I’m beginning to feel like a mad scientist. Not the mad scientist in the middle of the movie when he has been overtaken by his madness and is intent on destroying the world. Of course, the cinematic mad scientist, besides being mad, is brilliant enough to wreak havoc all over the world. That he never destroys more than himself and his laboratory is because the hero is even more brilliant. You know the hero will triumph because he is younger, sexier, has better hair and doesn’t have a sinister foreign accent. There is no dashing young hero in my movie. In my movie the world is made safe by my ineptitude.
But none of that matters, at least right now. My madness has nothing to do with world domination. And at this moment I’m as sane as the next man teetering on the edge of insanity. I am the scientist when he is still aware that his mind is a battleground and that he’s going to lose the battle if the cavalry doesn’t show up soon.
Late at night, in a corner of his laboratory lit by an anemic candle, the mad scientist writes furiously in a notebook. His handwriting is barely legible and, for the convenience of the movie audience, he reads the words as he writes. Given the thickness of his accent, his reading is of minimum value to the audience. But those who are paying attention catch enough to know that an idea – an idea that he can rule the world, that every human can be a slave to his needs and desires – is quickly seducing his mind. He wants to regain control of his mind, to put it to work making the world a better place. His mind, however, has a mind of its own, which it willingly cedes it to the evil notions that came disguised as alluring beauties.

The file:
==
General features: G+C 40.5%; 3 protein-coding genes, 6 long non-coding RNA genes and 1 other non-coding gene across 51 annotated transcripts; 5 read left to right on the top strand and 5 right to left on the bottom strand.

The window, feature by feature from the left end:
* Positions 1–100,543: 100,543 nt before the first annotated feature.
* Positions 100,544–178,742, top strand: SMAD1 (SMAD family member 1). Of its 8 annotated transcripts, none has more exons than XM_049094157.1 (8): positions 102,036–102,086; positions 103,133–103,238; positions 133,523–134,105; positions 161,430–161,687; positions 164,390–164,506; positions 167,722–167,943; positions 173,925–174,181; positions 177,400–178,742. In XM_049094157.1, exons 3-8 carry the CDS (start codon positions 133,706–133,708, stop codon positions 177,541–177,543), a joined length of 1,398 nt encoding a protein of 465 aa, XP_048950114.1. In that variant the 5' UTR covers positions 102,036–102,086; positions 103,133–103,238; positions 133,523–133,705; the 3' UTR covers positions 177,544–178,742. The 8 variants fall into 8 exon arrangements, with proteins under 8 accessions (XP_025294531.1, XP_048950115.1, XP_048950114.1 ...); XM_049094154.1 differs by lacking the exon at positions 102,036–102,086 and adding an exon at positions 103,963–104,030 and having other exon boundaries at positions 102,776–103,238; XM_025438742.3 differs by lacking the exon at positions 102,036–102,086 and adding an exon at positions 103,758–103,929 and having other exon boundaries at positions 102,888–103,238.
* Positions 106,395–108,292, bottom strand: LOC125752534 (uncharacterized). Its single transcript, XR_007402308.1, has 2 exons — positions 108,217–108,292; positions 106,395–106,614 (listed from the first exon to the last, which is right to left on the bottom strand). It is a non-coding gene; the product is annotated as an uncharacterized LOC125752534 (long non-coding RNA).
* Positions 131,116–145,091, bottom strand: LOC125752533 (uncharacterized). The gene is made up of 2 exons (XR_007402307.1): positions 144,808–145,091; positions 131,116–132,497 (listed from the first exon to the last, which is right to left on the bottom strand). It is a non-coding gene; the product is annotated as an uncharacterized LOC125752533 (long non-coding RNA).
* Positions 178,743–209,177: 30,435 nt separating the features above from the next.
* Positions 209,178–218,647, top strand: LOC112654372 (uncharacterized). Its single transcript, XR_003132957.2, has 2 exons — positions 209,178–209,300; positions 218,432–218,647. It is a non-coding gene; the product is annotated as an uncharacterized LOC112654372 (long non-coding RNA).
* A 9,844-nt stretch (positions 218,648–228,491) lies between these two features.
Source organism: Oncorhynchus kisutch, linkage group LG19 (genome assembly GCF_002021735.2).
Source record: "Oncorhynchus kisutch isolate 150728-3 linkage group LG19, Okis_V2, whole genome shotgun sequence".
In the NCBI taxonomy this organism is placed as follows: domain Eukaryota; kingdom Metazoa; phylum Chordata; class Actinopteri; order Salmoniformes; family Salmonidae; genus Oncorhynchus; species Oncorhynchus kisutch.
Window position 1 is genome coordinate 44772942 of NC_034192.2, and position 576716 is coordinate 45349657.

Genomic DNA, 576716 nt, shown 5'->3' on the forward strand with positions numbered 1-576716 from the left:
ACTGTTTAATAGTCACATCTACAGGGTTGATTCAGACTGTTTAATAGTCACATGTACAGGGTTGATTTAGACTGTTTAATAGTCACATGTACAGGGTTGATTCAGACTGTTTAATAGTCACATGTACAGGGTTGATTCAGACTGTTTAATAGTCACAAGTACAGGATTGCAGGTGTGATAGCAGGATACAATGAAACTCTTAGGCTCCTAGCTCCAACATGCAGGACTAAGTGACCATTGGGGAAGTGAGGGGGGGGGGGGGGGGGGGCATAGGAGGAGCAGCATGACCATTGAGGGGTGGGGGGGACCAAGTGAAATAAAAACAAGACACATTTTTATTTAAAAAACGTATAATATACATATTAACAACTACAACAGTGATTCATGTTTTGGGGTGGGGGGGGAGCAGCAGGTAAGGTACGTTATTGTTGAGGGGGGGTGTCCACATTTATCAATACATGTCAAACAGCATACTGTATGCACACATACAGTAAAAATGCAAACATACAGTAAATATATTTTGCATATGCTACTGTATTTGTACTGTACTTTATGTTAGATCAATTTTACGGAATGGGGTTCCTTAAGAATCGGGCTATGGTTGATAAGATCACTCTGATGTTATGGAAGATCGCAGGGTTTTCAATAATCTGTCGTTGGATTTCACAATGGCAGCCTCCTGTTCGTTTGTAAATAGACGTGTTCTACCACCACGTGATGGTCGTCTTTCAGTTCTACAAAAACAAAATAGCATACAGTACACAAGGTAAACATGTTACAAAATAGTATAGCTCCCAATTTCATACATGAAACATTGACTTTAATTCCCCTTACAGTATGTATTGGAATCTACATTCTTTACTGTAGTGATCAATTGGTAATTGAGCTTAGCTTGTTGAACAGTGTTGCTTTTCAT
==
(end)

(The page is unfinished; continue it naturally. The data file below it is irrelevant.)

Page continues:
So, here I sit at the computer, which happens to be in a dark corner of the house, the only light coming from a small reading lamp. And, in what’s left of my sinister Pittsburgh accent, I read the words as I type them illegibly into a Windows document.
“FreeCell is seducing me,” I say as I type. “I don’t want to play FreeCell; I don’t enjoy playing FreeCell. But it won’t let me go. I come to the computer each day hoping to produce something worthwhile. But the moment I sit down, I can feel FreeCell approach me. ‘Go ahead, just one game,’ FreeCell, a clever seductress, says softly. ‘No, I can’t. I have work to do.’ ‘Work, schmerk,’ she says. ‘Come on, just a quick game. One game isn’t going to hurt.’
“It will hurt,” I continue scrawling into the computer. “I know it will hurt, no matter what she says. One game of FreeCell will lead to another, and another and another. Fifty-three games later, I’ll still not be satisfied. I’ll play FreeCell through lunch and late into the afternoon. Why am I so weak? Why can’t I resist the urge to play this game? Why can’t I stop once I start?”
I sit hunched over the keyboard, hoping to find the strength, the tenacity, the determination I need to subdue the temptress FreeCell. “Wait a minute,” I say to myself, “that might work. That could be the answer. Just maybe it will free me.”
I’m boiling over with excitement and anticipation for a new and better life, a FreeCell-free life. The thoughts are coming so quickly. I can master this madness; I know I can. But in the euphoria, my mind becomes a hectic jumble as it devises a multitude of ways to slay the monster lurking in the Games menu. I need to get control; I must calm myself and think more clearly. Everything is moving too fast; my blood pressure is rising; my head is throbbing.
“There, there,” FreeCell says. “Just play a game or two. It will help you relax and clear your mind.”
“You’re right,” I say. “But, you know this is the last time.”
“Of course. We’ll never see each other after today.”
“You say that as if you don’t believe me.”
“I have faith in you,” she says coyly.
“What’s that mean?”
“You figure it out.”
“I will,” I tell her. “Just as soon as I finish this game.”
She smiles, pulls up a chair and makes herself comfortable.